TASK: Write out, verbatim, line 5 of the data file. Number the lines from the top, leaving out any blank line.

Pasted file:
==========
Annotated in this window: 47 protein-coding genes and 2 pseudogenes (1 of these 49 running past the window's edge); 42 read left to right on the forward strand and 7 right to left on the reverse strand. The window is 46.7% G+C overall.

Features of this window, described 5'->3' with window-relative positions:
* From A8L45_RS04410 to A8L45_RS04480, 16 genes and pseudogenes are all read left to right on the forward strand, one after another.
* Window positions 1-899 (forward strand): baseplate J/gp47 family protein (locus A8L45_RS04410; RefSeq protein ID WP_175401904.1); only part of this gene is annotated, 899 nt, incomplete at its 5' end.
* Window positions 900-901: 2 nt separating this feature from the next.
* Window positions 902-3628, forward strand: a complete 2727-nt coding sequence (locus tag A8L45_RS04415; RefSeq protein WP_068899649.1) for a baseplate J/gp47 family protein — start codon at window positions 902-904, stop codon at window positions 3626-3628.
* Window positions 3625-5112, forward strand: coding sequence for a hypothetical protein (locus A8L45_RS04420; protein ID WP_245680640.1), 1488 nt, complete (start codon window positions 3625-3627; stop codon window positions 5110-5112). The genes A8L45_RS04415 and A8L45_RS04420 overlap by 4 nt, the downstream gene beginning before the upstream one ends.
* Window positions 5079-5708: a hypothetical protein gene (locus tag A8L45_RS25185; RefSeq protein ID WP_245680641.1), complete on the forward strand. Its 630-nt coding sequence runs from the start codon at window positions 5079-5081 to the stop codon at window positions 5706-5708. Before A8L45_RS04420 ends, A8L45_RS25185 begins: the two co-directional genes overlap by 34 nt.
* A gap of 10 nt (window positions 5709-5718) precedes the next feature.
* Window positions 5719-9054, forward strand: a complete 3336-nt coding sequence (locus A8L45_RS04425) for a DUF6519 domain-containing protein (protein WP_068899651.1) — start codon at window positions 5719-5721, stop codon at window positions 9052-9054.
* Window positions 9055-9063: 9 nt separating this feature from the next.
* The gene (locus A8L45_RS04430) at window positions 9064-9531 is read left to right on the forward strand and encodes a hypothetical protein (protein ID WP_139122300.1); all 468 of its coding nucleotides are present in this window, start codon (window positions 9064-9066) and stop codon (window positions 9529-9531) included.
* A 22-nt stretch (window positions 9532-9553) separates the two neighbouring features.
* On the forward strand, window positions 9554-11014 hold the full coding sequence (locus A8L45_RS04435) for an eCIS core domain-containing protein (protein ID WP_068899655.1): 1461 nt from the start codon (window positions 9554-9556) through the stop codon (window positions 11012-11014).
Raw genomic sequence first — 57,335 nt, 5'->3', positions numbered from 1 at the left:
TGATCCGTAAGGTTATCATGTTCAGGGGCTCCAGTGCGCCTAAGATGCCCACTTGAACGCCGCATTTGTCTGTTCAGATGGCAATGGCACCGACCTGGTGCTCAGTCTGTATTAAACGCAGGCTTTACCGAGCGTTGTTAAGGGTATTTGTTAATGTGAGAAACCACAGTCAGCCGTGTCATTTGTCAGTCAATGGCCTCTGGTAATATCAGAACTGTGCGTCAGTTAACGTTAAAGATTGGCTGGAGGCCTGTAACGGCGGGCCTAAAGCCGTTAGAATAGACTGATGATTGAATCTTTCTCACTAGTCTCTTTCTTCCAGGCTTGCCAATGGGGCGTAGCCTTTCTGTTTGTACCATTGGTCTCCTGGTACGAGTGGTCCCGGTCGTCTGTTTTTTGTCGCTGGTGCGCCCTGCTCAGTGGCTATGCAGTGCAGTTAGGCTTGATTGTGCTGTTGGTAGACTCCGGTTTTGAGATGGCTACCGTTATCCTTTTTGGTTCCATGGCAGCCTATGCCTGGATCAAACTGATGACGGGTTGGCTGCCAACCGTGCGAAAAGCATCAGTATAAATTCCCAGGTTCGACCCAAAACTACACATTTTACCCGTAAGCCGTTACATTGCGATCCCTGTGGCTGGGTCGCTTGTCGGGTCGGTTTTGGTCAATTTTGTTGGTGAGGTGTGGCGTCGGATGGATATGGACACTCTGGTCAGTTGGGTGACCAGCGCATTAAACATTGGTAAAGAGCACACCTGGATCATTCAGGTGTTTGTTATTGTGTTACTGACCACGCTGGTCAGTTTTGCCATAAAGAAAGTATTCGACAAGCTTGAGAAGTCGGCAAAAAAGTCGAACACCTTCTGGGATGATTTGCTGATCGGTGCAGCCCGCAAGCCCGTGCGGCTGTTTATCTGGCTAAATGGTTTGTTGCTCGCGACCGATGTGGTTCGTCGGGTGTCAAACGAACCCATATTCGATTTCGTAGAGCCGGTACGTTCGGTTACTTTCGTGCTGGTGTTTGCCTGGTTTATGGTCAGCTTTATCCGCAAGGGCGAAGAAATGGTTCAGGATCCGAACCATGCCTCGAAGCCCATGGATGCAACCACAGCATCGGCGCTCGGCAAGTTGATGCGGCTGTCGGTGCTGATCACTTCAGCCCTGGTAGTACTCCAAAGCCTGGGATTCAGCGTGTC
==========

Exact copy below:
* Window positions 900-901: 2 nt separating this feature from the next.